13 February 2011
Scientists in the US have made a major advance in the development of novel light-emitting materials by designing the first purely organic phosphorescent compound. The finding could open the way for a new generation of materials for electronic displays and lighting, exploiting the relatively low cost and chemical versatility of systems based on organic molecules.
Currently, phosphorescence - the slow release of energy from a compound in the form of light - is essentially confined to inorganic or organometallic systems. The phenomenon relies on photons exciting electrons to a so-called triplet state. This means that the electrons, as well as being shunted to a higher energy level, must reverse or decouple their spins. While this can be achieved in a small selection of metal-free organic systems, the organic structure absorbs the energy as it is re-emitted, with little if any emerging as light. Metal ions provide an electronic environment that is much more conducive to the formation of the triplet state and hence more efficient phosphorescence.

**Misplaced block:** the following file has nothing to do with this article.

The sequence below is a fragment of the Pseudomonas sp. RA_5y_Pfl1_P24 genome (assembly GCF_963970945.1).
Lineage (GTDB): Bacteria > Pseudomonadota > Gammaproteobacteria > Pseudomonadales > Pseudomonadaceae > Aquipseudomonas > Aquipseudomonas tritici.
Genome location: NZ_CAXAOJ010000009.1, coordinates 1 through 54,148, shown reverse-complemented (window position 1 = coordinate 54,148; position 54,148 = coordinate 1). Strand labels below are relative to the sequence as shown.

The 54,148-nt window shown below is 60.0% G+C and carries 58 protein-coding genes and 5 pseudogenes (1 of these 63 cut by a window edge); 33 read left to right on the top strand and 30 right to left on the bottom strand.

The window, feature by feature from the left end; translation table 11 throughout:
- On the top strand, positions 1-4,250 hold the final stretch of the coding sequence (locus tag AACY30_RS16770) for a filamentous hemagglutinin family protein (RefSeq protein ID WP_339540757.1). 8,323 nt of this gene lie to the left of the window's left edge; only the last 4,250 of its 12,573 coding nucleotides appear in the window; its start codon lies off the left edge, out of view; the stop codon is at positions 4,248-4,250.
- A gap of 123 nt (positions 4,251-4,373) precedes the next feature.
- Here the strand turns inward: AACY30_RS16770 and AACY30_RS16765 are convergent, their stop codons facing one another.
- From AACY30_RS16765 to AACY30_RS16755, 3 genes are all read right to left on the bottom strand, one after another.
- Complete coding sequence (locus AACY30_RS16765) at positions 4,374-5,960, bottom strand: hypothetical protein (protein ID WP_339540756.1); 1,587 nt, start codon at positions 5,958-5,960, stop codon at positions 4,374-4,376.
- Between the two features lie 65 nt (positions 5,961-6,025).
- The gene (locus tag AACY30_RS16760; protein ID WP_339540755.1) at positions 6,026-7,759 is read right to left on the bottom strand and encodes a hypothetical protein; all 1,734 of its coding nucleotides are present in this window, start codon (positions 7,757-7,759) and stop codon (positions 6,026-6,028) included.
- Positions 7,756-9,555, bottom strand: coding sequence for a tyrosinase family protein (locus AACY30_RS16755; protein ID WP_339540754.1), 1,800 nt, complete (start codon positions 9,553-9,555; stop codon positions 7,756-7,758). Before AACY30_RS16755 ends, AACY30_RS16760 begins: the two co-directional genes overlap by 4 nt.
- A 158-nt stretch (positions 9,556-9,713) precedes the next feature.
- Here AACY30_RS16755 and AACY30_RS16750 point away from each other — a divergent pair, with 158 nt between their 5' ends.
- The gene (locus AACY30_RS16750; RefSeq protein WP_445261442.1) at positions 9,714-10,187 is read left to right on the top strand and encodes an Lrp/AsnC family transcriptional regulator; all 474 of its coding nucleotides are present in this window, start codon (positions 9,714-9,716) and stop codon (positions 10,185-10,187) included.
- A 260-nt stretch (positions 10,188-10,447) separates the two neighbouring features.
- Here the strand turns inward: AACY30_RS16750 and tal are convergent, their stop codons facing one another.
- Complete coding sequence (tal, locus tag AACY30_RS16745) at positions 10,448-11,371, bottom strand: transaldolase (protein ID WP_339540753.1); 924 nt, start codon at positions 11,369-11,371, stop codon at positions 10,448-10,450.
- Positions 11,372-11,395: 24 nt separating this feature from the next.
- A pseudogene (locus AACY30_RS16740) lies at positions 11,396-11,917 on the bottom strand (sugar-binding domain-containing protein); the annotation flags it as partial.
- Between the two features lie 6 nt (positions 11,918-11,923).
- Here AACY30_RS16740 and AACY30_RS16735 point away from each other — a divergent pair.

Now, Jinsang Kim and colleagues from the University of Michigan have developed a metal-free organic phosphor from halogenated aromatic carbonyl molecules. The carbonyl group provides electrons that can be excited to the required triplet state, while the halogen - most efficiently bromine - performs two roles. Firstly it acts in a similar way to a metal ion, producing a so-called heavy atom effect and promoting the necessary spin decoupling of the excited electrons and secondly produces close, strong non-covalent interactions between the molecules that further enhance the heavy atom effect. With these properties combined, crystals of the material glow when excited by light.
The organic phosphors being excited by UV light
© Marcin Szczepanski, University of Michigan
'By making small changes to the structure of the molecule we can tune the system to emit different colours of light,' Kim says. 'While the efficiencies are not as high as organometallic systems, this is the first system that has achieved significant phosphorescence without metals.'
'This is very exciting,' says Paolo Coppo, of the Centre for Phosphors and Display Materials at Brunel University in the UK. 'Organic phosphorescence has been the holy grail in the OLED [organic light emitting diode] research community for the last two decades. It appears we are one step closer to realising that dream'